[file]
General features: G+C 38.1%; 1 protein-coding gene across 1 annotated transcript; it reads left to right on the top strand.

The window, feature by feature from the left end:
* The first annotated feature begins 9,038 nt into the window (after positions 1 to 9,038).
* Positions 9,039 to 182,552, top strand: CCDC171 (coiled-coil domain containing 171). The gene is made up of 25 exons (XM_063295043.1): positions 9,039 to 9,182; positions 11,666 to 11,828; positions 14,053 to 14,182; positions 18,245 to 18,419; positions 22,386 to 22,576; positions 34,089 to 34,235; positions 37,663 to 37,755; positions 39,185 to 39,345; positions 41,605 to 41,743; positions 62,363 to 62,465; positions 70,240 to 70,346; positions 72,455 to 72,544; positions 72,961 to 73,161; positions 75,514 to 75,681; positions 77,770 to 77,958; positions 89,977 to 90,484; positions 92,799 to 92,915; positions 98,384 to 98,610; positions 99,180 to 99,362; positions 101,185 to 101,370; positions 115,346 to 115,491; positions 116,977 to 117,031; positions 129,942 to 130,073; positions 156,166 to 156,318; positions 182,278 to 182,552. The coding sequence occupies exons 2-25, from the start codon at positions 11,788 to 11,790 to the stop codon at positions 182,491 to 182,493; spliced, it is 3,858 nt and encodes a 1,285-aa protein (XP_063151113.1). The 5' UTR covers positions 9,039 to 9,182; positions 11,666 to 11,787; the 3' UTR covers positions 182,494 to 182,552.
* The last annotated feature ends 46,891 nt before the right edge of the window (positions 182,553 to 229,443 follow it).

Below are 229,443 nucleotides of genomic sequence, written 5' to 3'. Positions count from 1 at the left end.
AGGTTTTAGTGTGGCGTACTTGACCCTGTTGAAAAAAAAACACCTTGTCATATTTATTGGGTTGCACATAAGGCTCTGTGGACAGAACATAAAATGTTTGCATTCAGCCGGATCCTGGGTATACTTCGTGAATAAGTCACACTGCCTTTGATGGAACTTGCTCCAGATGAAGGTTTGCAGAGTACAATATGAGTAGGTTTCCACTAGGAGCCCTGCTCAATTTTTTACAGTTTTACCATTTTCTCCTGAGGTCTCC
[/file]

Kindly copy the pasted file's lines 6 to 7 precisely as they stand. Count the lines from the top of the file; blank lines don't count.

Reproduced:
Below are 229,443 nucleotides of genomic sequence, written 5' to 3'. Positions count from 1 at the left end.
AGGTTTTAGTGTGGCGTACTTGACCCTGTTGAAAAAAAAACACCTTGTCATATTTATTGGGTTGCACATAAGGCTCTGTGGACAGAACATAAAATGTTTGCATTCAGCCGGATCCTGGGTATACTTCGTGAATAAGTCACACTGCCTTTGATGGAACTTGCTCCAGATGAAGGTTTGCAGAGTACAATATGAGTAGGTTTCCACTAGGAGCCCTGCTCAATTTTTTACAGTTTTACCATTTTCTCCTGAGGTCTCC